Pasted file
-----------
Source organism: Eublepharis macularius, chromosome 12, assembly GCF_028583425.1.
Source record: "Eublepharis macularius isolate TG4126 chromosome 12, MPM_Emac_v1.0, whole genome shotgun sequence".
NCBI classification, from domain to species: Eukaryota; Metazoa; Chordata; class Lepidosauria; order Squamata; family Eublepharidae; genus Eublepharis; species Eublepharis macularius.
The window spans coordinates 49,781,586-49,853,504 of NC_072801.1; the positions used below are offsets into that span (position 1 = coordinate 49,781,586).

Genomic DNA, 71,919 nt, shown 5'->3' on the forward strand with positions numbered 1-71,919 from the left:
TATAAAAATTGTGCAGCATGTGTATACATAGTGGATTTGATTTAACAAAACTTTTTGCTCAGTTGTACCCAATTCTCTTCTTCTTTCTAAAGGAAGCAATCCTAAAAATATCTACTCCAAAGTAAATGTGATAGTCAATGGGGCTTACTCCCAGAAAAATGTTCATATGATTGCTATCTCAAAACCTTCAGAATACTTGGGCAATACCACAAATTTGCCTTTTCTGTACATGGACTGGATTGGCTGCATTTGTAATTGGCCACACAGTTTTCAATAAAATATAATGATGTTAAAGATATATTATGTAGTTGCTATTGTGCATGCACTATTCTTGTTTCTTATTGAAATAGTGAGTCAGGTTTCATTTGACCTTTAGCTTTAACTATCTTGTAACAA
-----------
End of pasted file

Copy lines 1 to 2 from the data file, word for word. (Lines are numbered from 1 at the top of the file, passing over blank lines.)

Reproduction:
Source organism: Eublepharis macularius, chromosome 12, assembly GCF_028583425.1.
Source record: "Eublepharis macularius isolate TG4126 chromosome 12, MPM_Emac_v1.0, whole genome shotgun sequence".